Playa de San Lorenzo Swell Statistics, Autumn: All Swell – Any Wind
The rose diagram illustrates the range of swells directed at Playa de San Lorenzo over a normal northern hemisphere autumn and is based upon 5871 NWW3 model predictions since 2006 (values every 3 hours). The wave model does not forecast surf and wind right at the shore so we have chosen the most applicable grid node based on what we know about Playa de San Lorenzo. In the case of Playa de San Lorenzo, the best grid node is 53 km away (33 miles).
The rose diagram describes the distribution of swell sizes and directions, while the graph at the bottom shows the same thing but lacks direction information. Five colours show increasing wave sizes. The smallest swells, less than 0.5m (1.5 feet), high are coloured blue. These happened only 10% of the time. Green and yellow represent increasing swell sizes and largest swells greater than >3m (>10ft) are shown in red. In both graphs, the area of any colour is proportional to how frequently that size swell occurs.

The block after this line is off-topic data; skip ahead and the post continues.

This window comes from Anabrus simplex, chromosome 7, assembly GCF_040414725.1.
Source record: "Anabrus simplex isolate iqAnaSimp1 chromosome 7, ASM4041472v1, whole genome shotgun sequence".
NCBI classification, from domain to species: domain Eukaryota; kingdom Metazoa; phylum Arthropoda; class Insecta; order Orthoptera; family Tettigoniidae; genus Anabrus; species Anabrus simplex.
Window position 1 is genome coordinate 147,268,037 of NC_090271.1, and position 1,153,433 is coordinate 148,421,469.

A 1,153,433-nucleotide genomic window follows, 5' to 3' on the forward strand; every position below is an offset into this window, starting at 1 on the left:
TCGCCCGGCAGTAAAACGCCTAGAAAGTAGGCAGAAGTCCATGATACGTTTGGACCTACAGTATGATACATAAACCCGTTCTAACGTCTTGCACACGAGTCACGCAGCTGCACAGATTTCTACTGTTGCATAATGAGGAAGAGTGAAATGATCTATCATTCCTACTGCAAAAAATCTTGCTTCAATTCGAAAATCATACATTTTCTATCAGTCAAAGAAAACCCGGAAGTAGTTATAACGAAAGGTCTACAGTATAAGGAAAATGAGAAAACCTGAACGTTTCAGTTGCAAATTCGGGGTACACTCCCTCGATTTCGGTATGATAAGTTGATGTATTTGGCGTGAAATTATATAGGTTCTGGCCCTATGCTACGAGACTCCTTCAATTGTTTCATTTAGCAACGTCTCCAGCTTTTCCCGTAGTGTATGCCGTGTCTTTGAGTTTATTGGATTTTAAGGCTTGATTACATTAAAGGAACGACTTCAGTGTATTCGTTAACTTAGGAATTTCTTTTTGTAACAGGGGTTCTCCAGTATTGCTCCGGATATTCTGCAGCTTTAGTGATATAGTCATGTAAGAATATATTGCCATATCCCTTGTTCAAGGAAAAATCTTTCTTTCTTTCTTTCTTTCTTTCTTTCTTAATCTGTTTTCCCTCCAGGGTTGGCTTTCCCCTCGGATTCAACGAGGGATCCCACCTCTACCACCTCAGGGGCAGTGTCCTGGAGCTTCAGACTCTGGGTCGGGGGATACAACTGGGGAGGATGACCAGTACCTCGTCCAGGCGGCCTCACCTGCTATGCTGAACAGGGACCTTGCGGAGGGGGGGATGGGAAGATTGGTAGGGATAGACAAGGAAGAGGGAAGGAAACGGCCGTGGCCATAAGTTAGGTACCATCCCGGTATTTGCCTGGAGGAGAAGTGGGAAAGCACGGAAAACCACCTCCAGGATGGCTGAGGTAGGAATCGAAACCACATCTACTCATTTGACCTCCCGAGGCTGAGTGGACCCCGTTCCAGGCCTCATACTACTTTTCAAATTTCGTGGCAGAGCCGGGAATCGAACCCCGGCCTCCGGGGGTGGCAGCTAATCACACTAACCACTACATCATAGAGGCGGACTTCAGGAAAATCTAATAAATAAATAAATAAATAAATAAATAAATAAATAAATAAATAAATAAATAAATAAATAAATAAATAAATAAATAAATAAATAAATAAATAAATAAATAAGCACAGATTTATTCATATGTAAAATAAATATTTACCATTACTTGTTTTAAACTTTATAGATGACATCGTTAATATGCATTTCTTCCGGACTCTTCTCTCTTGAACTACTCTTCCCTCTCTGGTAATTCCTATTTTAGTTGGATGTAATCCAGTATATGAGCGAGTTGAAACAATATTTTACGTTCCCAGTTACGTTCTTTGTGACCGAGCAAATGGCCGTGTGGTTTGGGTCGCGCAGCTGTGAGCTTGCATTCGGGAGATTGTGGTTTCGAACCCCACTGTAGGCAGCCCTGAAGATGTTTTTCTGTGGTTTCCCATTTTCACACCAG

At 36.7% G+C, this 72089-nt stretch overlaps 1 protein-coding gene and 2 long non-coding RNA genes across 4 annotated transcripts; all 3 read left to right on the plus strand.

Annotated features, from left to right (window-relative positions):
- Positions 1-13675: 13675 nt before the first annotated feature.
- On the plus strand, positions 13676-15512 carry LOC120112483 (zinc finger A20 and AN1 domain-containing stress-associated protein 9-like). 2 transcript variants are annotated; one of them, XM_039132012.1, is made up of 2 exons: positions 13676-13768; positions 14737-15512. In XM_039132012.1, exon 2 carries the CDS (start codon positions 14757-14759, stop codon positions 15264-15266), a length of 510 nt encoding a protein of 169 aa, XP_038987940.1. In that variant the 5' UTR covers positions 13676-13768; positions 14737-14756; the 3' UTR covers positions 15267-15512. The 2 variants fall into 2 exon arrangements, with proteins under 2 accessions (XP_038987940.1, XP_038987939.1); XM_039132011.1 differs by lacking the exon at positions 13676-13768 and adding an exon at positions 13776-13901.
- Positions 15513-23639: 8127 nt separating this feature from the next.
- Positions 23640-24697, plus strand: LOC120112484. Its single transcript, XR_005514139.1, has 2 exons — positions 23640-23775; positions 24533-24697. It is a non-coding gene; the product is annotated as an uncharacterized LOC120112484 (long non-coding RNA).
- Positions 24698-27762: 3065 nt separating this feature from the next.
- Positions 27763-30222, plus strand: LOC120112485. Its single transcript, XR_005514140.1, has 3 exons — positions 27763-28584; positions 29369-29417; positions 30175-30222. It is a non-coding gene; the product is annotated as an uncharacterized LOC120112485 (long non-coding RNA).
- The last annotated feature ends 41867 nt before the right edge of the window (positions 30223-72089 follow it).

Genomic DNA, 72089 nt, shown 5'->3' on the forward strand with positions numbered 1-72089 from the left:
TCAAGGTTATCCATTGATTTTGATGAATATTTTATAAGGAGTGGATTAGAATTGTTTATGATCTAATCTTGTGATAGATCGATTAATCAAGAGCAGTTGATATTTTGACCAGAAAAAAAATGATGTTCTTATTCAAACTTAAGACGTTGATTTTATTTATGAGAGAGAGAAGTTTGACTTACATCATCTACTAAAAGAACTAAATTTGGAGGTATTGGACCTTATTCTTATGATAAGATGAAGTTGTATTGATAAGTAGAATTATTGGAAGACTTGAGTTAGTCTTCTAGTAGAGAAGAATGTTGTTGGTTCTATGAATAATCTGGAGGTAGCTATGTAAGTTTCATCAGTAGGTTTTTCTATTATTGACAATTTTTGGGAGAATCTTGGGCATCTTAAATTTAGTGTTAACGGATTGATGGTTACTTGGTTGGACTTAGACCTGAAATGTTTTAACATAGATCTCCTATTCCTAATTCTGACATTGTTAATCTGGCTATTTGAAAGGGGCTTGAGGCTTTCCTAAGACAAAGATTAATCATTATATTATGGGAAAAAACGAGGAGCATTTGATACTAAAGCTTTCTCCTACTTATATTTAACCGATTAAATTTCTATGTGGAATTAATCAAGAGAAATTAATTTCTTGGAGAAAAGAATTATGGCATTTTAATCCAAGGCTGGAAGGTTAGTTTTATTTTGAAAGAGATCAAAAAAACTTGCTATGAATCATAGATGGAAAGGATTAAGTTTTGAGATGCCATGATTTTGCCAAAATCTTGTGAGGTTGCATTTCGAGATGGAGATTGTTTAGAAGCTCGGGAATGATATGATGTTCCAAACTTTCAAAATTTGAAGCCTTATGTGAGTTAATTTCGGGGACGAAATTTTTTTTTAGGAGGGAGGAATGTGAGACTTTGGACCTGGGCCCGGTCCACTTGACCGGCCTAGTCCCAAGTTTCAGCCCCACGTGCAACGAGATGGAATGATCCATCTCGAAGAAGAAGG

The diagram suggests that the prevailing swell direction, shown by the largest spokes, was NW, whereas the the most common wind blows from the N. Because the wave model grid is offshore, sometimes a strong offshore wind blows largest waves away from Playa de San Lorenzo and away from the coast. We group these with the no surf category of the bar chart. To keep it simple we don't show these in the rose graph. Because wind determines whether or not waves are surfable at Playa de San Lorenzo, you can load a different image that shows only the swells that were forecast to coincide with glassy or offshore wind conditions. During a typical northern hemisphere autumn, swells large enough to cause good for surfing waves at Playa de San Lorenzo run for about 76% of the time.
IMPORTANT: Beta version feature! Swell heights are open water values from NWW3. There is no attempt to model near-shore effects. Coastal wave heights will generally be less, especially if the break does not have unobstructed exposure to the open ocean.